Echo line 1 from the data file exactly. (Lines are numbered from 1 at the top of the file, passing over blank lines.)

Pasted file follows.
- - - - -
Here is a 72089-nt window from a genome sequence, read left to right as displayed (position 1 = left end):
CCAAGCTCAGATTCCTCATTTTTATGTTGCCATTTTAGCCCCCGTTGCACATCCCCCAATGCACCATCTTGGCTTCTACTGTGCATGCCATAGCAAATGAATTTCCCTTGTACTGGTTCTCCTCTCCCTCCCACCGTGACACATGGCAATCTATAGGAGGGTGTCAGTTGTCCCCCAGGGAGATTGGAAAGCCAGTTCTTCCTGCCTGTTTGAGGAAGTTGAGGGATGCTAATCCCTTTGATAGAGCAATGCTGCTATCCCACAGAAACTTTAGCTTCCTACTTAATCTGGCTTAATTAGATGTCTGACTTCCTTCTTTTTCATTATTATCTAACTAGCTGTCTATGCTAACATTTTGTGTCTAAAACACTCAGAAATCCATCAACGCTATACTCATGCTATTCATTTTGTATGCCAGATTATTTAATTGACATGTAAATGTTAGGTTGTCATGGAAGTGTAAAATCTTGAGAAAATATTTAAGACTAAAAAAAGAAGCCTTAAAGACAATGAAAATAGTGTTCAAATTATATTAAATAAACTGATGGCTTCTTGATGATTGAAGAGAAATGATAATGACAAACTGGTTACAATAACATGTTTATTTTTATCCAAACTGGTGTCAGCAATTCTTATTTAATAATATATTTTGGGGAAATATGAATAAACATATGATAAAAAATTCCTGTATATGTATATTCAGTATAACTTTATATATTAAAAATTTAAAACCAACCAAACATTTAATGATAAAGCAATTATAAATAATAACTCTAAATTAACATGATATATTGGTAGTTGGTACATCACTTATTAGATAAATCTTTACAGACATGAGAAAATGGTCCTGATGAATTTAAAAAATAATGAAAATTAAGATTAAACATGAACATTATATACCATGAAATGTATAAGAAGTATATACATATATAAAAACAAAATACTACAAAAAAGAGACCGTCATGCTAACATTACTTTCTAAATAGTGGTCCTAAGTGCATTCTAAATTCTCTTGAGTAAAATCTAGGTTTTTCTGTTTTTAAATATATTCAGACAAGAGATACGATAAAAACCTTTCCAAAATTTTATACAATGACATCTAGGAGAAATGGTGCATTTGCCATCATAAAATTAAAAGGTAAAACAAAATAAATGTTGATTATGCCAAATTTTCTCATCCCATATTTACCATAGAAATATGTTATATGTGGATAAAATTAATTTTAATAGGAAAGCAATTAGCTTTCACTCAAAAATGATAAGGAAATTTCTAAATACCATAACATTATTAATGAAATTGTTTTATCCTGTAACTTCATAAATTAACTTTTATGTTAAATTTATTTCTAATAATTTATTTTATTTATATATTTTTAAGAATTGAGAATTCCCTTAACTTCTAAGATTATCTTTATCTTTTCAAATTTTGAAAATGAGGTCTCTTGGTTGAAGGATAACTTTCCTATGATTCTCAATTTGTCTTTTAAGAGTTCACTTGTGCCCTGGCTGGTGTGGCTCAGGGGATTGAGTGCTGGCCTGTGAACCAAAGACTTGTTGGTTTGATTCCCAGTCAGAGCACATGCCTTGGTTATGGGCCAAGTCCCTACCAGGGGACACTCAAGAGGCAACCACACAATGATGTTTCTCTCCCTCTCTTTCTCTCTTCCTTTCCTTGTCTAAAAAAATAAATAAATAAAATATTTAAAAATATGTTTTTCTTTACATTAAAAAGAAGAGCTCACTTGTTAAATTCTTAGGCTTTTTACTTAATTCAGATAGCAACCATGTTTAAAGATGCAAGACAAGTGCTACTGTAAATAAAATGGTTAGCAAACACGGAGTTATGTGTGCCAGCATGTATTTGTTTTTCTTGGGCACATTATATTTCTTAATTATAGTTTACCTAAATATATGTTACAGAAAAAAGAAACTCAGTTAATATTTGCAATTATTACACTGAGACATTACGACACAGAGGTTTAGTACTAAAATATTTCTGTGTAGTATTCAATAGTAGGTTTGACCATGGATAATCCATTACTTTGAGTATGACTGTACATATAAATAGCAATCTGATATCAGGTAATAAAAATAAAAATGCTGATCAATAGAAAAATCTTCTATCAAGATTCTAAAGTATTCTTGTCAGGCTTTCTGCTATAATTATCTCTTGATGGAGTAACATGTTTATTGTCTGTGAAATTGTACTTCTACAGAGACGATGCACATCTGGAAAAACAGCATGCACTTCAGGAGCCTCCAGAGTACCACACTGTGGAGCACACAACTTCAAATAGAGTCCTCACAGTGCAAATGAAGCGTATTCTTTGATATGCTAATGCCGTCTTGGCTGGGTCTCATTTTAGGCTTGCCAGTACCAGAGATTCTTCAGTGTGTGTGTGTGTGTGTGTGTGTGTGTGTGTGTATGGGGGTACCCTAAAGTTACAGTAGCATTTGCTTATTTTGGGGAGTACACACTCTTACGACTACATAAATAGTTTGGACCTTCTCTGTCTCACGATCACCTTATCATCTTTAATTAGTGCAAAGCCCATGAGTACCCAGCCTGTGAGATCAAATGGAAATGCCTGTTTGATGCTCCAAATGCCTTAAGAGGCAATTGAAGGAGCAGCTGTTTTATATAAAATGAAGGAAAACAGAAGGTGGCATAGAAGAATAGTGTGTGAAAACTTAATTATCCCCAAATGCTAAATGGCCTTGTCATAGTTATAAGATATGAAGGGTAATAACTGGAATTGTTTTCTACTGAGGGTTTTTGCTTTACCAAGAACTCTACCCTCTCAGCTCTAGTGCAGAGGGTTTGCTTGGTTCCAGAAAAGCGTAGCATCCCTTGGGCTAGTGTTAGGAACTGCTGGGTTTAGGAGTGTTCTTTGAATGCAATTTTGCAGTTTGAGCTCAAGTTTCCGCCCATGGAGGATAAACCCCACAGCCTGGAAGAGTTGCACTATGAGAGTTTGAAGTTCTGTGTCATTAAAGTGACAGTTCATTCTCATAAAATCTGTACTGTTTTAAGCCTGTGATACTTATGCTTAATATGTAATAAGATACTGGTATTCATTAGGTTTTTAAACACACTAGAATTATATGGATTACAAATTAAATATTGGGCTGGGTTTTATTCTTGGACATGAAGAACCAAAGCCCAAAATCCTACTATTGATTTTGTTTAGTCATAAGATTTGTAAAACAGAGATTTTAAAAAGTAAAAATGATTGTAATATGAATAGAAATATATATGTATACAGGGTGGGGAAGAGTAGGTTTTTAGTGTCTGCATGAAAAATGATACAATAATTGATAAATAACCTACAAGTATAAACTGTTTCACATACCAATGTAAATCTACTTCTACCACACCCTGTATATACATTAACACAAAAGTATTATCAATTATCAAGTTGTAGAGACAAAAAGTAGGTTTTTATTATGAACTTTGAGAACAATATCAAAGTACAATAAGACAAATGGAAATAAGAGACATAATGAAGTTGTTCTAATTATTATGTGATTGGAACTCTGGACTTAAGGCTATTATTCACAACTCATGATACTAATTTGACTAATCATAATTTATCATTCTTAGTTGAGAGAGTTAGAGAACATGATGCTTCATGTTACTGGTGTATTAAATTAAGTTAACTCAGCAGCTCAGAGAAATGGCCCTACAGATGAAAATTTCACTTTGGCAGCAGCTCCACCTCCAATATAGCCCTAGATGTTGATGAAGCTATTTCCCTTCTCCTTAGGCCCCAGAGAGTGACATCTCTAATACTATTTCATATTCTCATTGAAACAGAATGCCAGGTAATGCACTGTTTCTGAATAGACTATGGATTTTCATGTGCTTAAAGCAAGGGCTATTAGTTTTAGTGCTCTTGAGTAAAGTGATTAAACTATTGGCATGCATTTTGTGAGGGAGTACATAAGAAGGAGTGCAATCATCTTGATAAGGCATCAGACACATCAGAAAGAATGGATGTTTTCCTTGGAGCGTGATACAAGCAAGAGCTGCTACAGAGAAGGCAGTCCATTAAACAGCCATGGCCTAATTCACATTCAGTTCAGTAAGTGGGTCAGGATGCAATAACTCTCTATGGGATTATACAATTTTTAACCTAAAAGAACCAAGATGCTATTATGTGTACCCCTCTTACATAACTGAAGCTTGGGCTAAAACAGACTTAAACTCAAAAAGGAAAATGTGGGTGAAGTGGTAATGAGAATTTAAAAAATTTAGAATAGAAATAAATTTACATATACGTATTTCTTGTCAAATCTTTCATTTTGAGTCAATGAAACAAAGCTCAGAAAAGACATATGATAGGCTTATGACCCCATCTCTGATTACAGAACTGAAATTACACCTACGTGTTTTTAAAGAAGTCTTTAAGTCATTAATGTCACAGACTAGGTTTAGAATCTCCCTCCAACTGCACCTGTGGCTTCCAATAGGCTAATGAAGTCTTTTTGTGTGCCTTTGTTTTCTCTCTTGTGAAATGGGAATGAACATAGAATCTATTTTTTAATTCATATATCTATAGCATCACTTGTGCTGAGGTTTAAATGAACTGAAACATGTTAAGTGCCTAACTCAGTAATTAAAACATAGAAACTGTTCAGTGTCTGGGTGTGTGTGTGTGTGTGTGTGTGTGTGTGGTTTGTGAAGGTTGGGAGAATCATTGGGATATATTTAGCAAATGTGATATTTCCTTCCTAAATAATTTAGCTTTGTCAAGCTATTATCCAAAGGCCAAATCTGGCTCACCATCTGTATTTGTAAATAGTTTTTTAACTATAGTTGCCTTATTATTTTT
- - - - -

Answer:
Here is a 72089-nt window from a genome sequence, read left to right as displayed (position 1 = left end):